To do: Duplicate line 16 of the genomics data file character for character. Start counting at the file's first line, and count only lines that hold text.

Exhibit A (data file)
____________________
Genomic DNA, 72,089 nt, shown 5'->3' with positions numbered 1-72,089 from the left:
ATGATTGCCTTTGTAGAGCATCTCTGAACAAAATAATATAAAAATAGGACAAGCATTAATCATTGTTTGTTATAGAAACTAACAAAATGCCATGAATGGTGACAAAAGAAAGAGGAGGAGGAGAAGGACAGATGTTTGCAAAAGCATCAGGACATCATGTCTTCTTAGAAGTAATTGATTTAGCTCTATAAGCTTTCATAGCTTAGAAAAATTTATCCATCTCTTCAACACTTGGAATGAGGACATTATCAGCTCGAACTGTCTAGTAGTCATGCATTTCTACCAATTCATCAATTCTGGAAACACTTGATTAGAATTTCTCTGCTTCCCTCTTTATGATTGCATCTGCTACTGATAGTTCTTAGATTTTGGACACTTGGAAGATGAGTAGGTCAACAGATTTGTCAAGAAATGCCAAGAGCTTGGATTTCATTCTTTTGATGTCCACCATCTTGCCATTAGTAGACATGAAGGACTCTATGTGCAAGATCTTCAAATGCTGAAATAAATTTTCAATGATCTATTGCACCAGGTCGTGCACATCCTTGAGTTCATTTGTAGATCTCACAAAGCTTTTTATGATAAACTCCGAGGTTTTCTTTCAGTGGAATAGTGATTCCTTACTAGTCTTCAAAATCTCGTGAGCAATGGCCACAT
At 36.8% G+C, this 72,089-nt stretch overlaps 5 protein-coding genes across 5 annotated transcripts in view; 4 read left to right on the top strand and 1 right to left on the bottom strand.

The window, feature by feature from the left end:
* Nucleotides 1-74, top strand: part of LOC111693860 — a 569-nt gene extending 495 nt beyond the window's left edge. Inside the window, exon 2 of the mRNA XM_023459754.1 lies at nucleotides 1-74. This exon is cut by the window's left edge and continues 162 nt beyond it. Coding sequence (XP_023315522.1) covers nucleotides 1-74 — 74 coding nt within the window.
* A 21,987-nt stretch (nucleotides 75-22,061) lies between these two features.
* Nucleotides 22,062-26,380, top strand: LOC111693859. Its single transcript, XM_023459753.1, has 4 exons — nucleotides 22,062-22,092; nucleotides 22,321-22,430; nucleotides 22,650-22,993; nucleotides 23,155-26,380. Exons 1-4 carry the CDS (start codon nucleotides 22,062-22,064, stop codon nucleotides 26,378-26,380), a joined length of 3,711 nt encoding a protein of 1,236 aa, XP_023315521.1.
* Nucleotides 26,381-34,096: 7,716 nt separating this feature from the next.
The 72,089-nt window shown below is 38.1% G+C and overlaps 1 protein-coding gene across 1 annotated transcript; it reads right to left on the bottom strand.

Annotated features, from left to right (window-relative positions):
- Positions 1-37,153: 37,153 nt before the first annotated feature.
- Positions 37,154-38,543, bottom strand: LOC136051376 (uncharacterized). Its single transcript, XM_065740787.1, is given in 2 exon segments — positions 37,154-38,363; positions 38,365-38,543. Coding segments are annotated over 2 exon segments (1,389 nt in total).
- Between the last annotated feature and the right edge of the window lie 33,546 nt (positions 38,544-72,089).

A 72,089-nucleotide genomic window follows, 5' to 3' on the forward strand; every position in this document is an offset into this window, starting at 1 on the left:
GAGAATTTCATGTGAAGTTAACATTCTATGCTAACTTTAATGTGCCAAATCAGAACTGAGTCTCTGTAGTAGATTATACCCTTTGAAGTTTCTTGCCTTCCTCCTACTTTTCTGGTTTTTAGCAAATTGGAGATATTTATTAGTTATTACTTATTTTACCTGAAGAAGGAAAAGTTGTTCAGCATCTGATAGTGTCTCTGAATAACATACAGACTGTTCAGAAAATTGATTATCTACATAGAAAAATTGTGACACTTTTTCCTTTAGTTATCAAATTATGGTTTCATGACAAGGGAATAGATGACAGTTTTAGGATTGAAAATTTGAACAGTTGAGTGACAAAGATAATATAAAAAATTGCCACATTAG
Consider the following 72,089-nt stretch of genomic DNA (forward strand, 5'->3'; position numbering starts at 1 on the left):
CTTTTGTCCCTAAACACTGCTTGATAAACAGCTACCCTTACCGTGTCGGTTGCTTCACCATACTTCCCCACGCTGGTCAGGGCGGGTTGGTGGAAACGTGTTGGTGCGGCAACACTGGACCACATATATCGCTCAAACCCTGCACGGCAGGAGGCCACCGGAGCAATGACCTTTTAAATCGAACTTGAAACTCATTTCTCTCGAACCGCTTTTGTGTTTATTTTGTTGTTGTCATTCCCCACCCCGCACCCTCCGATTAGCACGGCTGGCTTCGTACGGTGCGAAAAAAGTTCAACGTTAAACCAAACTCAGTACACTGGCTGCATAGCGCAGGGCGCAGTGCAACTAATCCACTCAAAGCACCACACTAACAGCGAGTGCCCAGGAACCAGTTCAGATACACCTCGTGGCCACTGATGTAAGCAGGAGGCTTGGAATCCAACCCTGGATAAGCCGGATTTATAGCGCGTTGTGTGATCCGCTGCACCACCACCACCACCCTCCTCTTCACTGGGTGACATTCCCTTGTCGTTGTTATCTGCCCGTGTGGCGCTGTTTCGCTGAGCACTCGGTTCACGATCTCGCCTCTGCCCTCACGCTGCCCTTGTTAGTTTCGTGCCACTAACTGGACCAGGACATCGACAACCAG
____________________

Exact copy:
Consider the following 72,089-nt stretch of genomic DNA (forward strand, 5'->3'; position numbering starts at 1 on the left):